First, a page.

So you see, what started as a decision primarily based on instinct, turned out to be one of the most fulfilling jobs I ever had. The difficulty that I experienced, that crossroads moment in my life, actually paved the way for my journey to public service; it led me to where I am today—a public servant whose mission is to connect peoples, islands, and communities, whether through public infrastructure or digital transformation.


Sometimes, it looks as if we’re giving up something good, only to find out that something better is waiting for us. Life can be tricky sometimes, but let me assure you that you will never go wrong when you give everything your best shot. 


I always say there is no substitute to hard work. There is no such thing as a small job. Give it your best—or don’t do it at all. Ultimately, we are an aggregate of our work, decisions, and values. Pay attention to the minute details—it’s the small pieces that make the big picture.


We all start small. In fact, we should start small so that we appreciate all the tiny details, and get to savor our little victories. But always dream big, because that will be your ultimate goal. If you want to change the world, you can if you set that goal for yourself and gradually work your way through it.


Another important thing I learned through experience is to live everyday as if it were your last. 


In 2012, a few months before my graduation in college, I decided to visit the indigenous people of Tagbanua in Sitio Calauit in Palawan. On our way there, our boat capsized. For almost an hour, we clung to a bamboo pole in the middle of the sea to survive. 


What I learned that evening changed me. I realized that youth does not equate to abundance of time and opportunities. In those difficult minutes, I only thought of three things: the people I loved, the things I’d always wanted to do, and the words I never said.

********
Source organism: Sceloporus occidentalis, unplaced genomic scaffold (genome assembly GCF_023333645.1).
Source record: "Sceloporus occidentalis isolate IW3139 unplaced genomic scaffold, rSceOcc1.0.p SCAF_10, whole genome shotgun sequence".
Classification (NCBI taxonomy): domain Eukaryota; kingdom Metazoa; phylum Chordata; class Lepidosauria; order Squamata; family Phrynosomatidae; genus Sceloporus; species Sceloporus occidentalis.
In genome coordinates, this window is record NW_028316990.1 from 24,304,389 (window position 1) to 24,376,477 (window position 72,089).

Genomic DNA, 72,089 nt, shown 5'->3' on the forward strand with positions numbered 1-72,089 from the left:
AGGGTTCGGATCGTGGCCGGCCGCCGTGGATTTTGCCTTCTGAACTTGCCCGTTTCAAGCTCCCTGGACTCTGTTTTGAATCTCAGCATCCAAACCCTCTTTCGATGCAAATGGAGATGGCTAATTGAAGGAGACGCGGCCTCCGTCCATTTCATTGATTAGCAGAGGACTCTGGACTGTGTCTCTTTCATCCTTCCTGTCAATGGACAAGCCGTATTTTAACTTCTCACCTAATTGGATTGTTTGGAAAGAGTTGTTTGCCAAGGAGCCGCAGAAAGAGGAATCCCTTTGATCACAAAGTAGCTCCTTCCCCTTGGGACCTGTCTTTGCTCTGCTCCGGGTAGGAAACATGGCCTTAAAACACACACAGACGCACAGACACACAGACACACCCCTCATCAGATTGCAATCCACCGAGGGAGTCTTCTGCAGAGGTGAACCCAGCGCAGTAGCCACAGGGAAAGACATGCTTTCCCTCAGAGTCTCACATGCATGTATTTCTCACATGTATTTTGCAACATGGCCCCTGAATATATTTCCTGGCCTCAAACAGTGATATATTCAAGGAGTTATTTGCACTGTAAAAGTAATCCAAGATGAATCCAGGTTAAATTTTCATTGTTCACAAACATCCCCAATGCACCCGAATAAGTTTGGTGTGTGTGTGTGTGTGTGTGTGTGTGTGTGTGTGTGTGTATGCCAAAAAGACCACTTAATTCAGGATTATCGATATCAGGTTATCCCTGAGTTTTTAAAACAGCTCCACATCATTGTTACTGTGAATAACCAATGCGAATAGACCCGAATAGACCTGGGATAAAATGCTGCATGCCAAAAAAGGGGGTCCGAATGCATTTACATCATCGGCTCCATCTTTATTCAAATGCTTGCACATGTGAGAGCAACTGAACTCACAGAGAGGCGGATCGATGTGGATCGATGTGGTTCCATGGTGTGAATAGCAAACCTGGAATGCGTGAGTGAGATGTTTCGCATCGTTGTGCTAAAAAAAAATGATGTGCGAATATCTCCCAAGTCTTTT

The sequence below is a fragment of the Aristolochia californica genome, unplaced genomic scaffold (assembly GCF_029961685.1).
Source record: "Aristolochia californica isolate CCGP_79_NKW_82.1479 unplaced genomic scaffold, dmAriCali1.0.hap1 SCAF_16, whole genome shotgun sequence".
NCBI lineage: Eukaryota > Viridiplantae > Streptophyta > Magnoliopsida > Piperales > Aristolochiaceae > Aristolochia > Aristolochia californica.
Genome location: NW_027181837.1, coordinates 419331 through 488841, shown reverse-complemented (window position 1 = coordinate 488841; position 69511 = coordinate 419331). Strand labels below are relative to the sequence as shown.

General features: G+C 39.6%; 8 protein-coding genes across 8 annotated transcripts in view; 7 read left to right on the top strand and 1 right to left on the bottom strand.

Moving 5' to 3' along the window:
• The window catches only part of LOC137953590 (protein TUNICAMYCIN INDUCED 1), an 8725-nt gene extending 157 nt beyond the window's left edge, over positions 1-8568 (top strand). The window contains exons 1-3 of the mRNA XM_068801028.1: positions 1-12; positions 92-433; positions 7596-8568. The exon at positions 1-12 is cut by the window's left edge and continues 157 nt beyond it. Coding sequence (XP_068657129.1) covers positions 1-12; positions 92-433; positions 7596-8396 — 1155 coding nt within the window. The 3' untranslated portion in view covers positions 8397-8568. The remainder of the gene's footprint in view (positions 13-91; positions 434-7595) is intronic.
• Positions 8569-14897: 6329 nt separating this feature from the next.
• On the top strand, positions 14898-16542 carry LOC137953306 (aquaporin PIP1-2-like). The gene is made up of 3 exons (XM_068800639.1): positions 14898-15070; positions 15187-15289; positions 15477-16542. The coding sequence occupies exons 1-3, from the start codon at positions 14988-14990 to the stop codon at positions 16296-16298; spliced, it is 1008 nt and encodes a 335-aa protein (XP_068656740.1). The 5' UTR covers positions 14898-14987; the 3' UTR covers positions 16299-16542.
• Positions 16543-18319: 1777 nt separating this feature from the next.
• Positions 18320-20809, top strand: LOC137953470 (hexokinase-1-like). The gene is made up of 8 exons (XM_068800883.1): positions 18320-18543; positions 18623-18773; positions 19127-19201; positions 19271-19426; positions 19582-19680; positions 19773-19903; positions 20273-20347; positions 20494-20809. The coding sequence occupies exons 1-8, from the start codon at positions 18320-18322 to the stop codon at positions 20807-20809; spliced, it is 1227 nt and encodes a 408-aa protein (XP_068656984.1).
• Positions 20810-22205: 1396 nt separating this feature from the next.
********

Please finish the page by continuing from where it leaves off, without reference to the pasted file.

No one can guarantee our time in this world, so if you want to do something, never wait another second, do it as soon as you can, while you still can. 


Finally, I challenge all of you to always keep your promises. Did you promise your parents that you will study hard? Or promised a friend that you will spend time with them? Keep your word. Most importantly, fulfill your promise to yourself. 


Promises are special oaths. That is why we give them only to the people who are special to us. Thus, keeping one’s self-promise is a gauge of how we value ourselves.


I have a promise to my late father, that is to become a lawyer. It was one of my last conversations with him before he passed away. In 2020, I was able to partially fulfill that promise by graduating from UP Law School. Now, I am on my way to fully honoring my commitment by taking this year’s Bar exam. Along with that, I have been striving to keep a promise to myself, which is to continuously improve and seize every opportunity that will make me a better leader, a better citizen, a better person. 


Before I end, I want to take this opportunity to also congratulate the parents and guardians of our graduates. Without your love, support, and guidance, these young students would not have made it this far. Congratulations!


To the management and faculty, and all the staff of SFCC, you have provided not only learning but also the support of a community, you have given these students strength to pursue what they want in life, because it is this second home that brought them a step closer to their dreams.


To our dear graduates, today, you reap what you have sowed. Savor this moment, cherish the feeling of success, and use this positive energy as your fuel, your inspiration to go further, dream bigger, become better.


Again, congratulations to all of you! Thank you and good afternoon.